No tax, no whining
What if you tried to set up seven-member advisory committee to study the feasibility of a gas tax increase and only four people applied?
If you are the Douglas County commissioners, you wisely conclude that there is little, if any, appetite for the 5-cent gas tax. In fact, the people who applied for the committee, along with the majority of the community, appear to be in opposition.
The commissioners decided Thursday – in the words of Steve Weissinger – to “cut our losses and move on.”
They are following a trend set six years ago when voters repealed a board-ordered 5-cent per gallon levy.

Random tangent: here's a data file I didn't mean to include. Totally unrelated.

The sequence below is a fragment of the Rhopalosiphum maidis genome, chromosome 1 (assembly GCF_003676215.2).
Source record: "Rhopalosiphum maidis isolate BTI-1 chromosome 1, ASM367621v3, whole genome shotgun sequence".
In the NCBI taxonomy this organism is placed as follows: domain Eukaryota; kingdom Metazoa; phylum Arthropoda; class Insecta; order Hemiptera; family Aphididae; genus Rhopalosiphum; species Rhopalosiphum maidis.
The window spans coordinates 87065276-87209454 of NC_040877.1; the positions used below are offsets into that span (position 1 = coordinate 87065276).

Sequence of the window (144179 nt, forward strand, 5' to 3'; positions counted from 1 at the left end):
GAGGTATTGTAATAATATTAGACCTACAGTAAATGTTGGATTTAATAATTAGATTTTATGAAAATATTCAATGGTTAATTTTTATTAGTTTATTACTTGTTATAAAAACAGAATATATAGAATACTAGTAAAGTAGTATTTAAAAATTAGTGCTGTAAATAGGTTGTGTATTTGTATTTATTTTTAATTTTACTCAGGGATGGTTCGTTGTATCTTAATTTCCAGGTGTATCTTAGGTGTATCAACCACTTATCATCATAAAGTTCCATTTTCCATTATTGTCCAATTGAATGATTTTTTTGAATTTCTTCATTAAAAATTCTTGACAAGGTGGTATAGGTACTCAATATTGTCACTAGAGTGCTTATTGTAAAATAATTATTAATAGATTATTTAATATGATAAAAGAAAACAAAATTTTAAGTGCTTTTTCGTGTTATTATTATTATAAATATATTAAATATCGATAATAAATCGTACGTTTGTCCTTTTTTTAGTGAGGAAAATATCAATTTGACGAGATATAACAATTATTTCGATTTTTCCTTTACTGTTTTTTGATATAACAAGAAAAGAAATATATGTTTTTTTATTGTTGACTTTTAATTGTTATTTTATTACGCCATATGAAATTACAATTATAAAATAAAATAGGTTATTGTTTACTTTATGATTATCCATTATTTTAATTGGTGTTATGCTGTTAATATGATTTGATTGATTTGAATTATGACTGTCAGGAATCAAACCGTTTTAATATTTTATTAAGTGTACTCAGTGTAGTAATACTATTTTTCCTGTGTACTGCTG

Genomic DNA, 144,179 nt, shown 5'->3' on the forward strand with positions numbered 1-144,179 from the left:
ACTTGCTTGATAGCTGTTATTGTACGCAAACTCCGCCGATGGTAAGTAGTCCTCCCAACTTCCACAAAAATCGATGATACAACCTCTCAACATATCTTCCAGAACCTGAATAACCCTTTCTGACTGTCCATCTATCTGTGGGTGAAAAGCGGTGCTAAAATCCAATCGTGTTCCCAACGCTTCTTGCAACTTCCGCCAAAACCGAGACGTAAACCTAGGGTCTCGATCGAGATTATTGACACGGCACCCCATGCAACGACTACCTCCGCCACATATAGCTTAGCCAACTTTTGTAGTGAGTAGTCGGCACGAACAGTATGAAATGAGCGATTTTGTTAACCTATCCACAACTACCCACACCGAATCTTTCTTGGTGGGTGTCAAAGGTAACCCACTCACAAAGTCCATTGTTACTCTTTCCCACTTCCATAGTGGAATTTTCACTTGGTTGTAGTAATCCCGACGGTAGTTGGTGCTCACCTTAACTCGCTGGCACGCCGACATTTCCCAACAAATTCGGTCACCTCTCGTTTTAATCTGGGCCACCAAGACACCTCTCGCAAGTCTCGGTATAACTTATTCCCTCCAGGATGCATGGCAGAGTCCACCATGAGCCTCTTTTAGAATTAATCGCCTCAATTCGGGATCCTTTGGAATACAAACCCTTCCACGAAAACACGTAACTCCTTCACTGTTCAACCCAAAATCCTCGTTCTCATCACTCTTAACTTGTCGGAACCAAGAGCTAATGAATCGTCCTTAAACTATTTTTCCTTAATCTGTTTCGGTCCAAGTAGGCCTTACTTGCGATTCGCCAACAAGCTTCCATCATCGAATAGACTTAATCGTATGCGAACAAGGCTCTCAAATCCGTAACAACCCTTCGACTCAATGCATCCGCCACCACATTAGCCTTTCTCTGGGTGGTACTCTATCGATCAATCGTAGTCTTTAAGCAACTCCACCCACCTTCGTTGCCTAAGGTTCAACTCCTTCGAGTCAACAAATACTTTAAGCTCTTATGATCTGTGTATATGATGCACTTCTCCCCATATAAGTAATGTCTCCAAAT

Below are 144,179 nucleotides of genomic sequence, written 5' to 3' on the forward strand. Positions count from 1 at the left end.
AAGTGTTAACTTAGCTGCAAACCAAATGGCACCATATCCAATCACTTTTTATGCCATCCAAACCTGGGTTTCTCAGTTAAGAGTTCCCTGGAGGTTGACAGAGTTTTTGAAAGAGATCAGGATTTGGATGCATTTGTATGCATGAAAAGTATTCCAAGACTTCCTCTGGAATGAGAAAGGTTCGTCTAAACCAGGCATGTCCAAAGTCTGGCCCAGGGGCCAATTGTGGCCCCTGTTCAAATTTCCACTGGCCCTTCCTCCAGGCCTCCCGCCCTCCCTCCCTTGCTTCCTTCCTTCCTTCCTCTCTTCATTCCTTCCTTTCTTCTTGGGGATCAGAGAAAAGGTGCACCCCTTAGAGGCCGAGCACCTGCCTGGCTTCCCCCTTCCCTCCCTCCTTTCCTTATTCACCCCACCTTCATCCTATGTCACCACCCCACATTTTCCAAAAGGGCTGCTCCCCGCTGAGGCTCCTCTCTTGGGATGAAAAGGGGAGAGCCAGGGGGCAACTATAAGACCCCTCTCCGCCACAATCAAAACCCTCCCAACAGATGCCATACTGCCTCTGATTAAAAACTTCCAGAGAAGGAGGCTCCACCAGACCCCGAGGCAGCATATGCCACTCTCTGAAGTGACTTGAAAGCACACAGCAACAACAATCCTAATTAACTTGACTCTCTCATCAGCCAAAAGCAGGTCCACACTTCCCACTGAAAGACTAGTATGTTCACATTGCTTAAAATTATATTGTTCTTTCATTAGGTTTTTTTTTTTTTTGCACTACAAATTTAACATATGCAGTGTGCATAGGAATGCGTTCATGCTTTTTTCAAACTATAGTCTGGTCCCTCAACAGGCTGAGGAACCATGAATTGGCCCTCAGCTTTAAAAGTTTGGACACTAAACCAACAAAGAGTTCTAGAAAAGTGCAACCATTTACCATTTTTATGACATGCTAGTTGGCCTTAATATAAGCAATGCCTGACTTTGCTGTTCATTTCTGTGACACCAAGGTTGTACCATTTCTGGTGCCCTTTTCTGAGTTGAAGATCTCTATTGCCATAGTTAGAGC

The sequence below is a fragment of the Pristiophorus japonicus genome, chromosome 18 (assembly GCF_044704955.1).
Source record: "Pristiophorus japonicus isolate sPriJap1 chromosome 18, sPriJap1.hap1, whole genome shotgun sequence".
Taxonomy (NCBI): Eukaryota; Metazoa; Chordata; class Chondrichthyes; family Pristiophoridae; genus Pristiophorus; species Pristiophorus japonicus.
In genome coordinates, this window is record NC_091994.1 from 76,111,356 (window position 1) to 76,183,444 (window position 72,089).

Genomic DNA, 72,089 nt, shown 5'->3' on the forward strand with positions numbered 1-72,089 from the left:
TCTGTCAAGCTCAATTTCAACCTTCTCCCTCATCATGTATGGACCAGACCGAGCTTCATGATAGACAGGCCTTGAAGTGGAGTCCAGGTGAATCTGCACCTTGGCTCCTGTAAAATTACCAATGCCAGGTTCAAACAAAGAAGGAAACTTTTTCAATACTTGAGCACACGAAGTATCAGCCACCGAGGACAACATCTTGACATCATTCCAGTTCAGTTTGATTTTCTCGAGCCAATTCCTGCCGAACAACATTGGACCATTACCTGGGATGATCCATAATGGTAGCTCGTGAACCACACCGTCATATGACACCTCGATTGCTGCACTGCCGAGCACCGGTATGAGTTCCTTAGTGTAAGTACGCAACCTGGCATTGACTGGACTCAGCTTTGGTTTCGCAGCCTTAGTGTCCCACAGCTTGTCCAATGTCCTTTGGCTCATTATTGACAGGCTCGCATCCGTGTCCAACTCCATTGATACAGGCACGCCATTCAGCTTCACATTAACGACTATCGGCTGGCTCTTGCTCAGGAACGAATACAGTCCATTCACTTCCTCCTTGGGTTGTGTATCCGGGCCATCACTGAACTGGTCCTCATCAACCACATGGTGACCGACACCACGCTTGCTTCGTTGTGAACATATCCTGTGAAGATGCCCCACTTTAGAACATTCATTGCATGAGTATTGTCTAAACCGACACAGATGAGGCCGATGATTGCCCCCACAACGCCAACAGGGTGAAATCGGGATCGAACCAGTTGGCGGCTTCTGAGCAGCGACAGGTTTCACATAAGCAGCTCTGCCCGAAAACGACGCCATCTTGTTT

The tax would raise an estimated $1 million per year that could be used for road maintenance. From the onset, the board emphasized that the increase had to be community-driven, rather than ordered by commissioners.
They had hoped to draw from a large pool of applicants for the advisory board. Commissioners, who are out and about fairly regularly, also said they had heard very little comment in the community about the tax at all.
The issue may not be totally dead. The Business Council of Douglas County plans to focus its annual Critical Issues Conference on roads, maintenance and costs. If voters show a change of heart regarding the gas tax increase, they most likely would have to wait until 2002 to put the issue on the ballot because of election deadlines and the cost of special elections.
You know what all this means, don’t you folks? No whining allowed about the potholes, ruts, missing stop signs, snow removal and lack of streetlights.